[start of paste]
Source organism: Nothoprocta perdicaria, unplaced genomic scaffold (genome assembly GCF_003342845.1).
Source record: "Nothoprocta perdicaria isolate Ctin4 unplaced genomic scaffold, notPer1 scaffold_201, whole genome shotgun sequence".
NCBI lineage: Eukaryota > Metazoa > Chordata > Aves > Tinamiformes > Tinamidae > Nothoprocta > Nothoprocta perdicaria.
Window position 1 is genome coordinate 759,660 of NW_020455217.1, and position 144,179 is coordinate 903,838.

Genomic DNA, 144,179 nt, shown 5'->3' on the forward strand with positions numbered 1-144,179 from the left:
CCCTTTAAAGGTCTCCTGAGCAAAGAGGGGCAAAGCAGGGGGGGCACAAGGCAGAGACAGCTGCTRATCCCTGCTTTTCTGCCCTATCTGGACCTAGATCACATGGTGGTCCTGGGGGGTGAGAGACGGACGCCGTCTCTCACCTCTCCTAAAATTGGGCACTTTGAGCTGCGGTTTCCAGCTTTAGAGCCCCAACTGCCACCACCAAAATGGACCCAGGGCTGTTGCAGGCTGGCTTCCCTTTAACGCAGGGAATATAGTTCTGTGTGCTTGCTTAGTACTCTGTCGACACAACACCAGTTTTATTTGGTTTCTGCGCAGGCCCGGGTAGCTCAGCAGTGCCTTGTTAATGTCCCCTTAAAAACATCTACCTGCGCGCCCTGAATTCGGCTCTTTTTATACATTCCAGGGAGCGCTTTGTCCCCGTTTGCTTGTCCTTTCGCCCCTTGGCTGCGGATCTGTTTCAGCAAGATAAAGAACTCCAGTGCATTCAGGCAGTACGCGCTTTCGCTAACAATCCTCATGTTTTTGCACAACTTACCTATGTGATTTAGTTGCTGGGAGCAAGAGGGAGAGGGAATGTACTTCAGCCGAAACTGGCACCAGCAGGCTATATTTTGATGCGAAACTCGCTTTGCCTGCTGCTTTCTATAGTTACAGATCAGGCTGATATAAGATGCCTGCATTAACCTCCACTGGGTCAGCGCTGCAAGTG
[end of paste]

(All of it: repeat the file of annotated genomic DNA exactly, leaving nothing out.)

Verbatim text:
Source organism: Nothoprocta perdicaria, unplaced genomic scaffold (genome assembly GCF_003342845.1).
Source record: "Nothoprocta perdicaria isolate Ctin4 unplaced genomic scaffold, notPer1 scaffold_201, whole genome shotgun sequence".
NCBI lineage: Eukaryota > Metazoa > Chordata > Aves > Tinamiformes > Tinamidae > Nothoprocta > Nothoprocta perdicaria.
Window position 1 is genome coordinate 759,660 of NW_020455217.1, and position 144,179 is coordinate 903,838.

Genomic DNA, 144,179 nt, shown 5'->3' on the forward strand with positions numbered 1-144,179 from the left:
CCCTTTAAAGGTCTCCTGAGCAAAGAGGGGCAAAGCAGGGGGGGCACAAGGCAGAGACAGCTGCTRATCCCTGCTTTTCTGCCCTATCTGGACCTAGATCACATGGTGGTCCTGGGGGGTGAGAGACGGACGCCGTCTCTCACCTCTCCTAAAATTGGGCACTTTGAGCTGCGGTTTCCAGCTTTAGAGCCCCAACTGCCACCACCAAAATGGACCCAGGGCTGTTGCAGGCTGGCTTCCCTTTAACGCAGGGAATATAGTTCTGTGTGCTTGCTTAGTACTCTGTCGACACAACACCAGTTTTATTTGGTTTCTGCGCAGGCCCGGGTAGCTCAGCAGTGCCTTGTTAATGTCCCCTTAAAAACATCTACCTGCGCGCCCTGAATTCGGCTCTTTTTATACATTCCAGGGAGCGCTTTGTCCCCGTTTGCTTGTCCTTTCGCCCCTTGGCTGCGGATCTGTTTCAGCAAGATAAAGAACTCCAGTGCATTCAGGCAGTACGCGCTTTCGCTAACAATCCTCATGTTTTTGCACAACTTACCTATGTGATTTAGTTGCTGGGAGCAAGAGGGAGAGGGAATGTACTTCAGCCGAAACTGGCACCAGCAGGCTATATTTTGATGCGAAACTCGCTTTGCCTGCTGCTTTCTATAGTTACAGATCAGGCTGATATAAGATGCCTGCATTAACCTCCACTGGGTCAGCGCTGCAAGTG